To further extend their awareness, have students then either: jog in place, stomp their feet, wave their arms up and down, or bend down to touch their hands to their feet again and again. After a brief period, have students stop the activity to discuss their similar heat-based reactions. You may wish to give them the impression that they are "little heat producers" when they are physically active.

When appropriate, lead the class into a discussion of heat itself in more general terms. You may wish to review Heat Energy for general background information. Discussion questions may include:

  • Why do people need heat?
  • In what kinds of specific everyday situations do we need heat?
  • What are some of the major sources of heat that we rely on?
  • What kinds of machines produce heat when being used?

    (Accept all answers, but ask students to support their views with explanations.)


Allow the heat-based discussion to lead into an orientation and warm up about the different categories on the When Things Start Heating Up student sheet. To peak student interest, you may just simply write the corresponding categories on the chalk board (Human, Electrical, Mechanical, Light-Producing) and ask them what they think the categories represent (and, if necessary, how they might relate to heat). You can have them brainstorm to come up with a number of heat-producing activities or machines and have them decide to which categories they would belong.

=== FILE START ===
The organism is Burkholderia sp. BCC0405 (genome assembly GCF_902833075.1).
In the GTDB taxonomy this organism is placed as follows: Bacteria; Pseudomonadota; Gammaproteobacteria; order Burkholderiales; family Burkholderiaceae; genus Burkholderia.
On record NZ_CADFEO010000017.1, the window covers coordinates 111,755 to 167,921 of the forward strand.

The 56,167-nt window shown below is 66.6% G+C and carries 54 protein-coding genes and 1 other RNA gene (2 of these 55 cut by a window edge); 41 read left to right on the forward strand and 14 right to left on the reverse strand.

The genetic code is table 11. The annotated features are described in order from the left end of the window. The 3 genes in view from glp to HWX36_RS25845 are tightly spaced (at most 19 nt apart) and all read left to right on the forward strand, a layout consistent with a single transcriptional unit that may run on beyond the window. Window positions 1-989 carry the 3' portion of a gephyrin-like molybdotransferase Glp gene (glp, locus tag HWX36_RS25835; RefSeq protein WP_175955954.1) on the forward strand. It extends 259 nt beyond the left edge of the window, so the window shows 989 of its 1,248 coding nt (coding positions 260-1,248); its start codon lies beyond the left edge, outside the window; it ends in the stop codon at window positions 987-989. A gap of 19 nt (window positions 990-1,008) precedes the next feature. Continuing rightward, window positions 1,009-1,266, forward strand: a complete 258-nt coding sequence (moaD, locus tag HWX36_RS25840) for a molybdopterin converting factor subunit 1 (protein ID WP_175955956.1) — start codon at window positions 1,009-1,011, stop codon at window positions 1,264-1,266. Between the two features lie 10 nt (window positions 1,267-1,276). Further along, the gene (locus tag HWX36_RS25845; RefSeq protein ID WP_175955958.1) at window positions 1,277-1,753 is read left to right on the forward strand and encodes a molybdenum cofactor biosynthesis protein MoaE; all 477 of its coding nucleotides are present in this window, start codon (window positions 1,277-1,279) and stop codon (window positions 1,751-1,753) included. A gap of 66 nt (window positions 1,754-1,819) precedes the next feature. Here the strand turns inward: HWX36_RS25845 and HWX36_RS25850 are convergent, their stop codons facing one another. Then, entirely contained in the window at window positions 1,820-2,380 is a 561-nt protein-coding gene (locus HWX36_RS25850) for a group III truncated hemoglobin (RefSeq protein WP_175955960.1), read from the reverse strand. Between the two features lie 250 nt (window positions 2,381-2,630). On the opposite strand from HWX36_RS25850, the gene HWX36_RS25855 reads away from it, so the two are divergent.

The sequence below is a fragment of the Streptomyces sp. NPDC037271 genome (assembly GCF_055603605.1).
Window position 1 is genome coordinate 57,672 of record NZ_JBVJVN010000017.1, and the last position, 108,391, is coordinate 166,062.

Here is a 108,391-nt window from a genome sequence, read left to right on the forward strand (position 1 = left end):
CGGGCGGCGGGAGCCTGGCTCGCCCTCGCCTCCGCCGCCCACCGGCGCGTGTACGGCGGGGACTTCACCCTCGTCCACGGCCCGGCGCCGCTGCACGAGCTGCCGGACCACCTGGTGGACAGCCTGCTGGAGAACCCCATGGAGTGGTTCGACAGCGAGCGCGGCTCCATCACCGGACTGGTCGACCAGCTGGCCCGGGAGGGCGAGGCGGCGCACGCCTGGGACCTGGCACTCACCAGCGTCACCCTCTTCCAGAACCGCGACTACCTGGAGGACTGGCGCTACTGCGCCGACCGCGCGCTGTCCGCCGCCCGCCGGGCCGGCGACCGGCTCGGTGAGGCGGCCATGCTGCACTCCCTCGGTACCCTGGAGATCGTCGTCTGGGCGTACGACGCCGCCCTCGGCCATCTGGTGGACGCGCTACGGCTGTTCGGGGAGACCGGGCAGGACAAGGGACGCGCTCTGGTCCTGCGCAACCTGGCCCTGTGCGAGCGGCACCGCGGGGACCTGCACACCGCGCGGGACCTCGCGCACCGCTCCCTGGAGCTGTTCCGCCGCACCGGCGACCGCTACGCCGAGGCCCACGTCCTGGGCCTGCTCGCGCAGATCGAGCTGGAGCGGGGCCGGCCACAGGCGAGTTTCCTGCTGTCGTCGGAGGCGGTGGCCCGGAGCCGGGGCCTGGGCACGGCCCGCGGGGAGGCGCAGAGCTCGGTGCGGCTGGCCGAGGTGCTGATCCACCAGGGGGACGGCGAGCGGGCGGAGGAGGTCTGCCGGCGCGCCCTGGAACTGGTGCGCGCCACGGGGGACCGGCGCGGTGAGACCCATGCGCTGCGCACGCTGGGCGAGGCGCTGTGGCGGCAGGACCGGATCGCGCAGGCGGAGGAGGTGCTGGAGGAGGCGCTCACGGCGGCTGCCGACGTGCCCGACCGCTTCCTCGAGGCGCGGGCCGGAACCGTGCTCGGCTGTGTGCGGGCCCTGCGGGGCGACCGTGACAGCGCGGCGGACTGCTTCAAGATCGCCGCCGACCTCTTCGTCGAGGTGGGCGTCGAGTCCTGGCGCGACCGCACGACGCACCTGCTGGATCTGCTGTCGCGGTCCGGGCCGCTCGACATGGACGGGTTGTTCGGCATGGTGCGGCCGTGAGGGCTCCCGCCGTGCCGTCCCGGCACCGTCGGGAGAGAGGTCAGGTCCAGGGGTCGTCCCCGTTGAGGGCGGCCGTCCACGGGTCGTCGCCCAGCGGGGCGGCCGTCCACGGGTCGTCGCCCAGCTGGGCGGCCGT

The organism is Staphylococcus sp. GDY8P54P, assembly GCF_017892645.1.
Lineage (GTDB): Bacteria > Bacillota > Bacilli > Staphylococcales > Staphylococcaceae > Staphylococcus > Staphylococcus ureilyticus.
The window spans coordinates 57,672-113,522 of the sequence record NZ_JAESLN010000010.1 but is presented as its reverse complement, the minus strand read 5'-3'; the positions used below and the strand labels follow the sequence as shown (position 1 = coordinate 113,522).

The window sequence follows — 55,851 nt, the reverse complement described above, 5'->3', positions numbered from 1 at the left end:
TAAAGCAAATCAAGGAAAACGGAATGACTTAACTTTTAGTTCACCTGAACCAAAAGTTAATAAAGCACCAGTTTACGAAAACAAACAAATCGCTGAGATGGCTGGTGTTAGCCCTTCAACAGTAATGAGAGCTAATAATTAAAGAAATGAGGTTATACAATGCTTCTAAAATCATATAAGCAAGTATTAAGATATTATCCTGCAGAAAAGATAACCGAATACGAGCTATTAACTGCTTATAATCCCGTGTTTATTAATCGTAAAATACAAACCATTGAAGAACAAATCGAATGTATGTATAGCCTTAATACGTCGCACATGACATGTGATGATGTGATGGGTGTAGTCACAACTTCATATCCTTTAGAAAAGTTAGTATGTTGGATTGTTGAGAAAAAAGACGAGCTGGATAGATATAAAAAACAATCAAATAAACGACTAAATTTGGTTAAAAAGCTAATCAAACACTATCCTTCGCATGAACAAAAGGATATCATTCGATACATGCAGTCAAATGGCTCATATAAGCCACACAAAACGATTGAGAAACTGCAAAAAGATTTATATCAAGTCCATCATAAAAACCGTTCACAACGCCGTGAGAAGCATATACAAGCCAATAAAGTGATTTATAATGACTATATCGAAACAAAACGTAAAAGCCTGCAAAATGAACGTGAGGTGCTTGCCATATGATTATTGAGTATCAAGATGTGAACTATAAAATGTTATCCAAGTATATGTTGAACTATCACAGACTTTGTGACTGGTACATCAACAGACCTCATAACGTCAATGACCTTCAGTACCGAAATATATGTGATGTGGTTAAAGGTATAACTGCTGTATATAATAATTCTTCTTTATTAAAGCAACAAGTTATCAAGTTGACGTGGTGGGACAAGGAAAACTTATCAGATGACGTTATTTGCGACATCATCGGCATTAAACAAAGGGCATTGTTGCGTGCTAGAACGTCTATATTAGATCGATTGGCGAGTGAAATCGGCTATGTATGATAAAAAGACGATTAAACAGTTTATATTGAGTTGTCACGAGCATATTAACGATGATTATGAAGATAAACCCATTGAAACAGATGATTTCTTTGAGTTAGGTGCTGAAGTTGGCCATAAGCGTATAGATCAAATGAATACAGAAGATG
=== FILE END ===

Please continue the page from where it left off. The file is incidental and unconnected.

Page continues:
When all four categories have been filled up on the board, finish off the activity by adding the additional category of Non-Heat-Producing Situations, explaining that it is important to be aware that there are many objects in the world that do not produce heat. Have them brainstorm again and fill the category with specific objects or situations. (If appropriate, students may revisit this chart in the Assessment section if they need to modify any of their answers based on what they learned in the lesson.)

Now distribute the When Things Start Heating Up student sheet so the class can undertake a number of hands-on activities that will help them better identify and investigate how heat is and is not produced under a number of situations and conditions. Read over the chart with the class for general comprehension. As mentioned earlier, you could have either filled in the eight activities in the first column or have students do it themselves at each of the eight activity stations. As suggested by the second column, students should identify where specifically on the object or in the situation heat is being produced. In the third column, have students estimate the level of heat produced by the activity (on a scale of one to six). Finally, in the fourth column, encourage them to decide in which of the previously discussed five categories the activity belongs.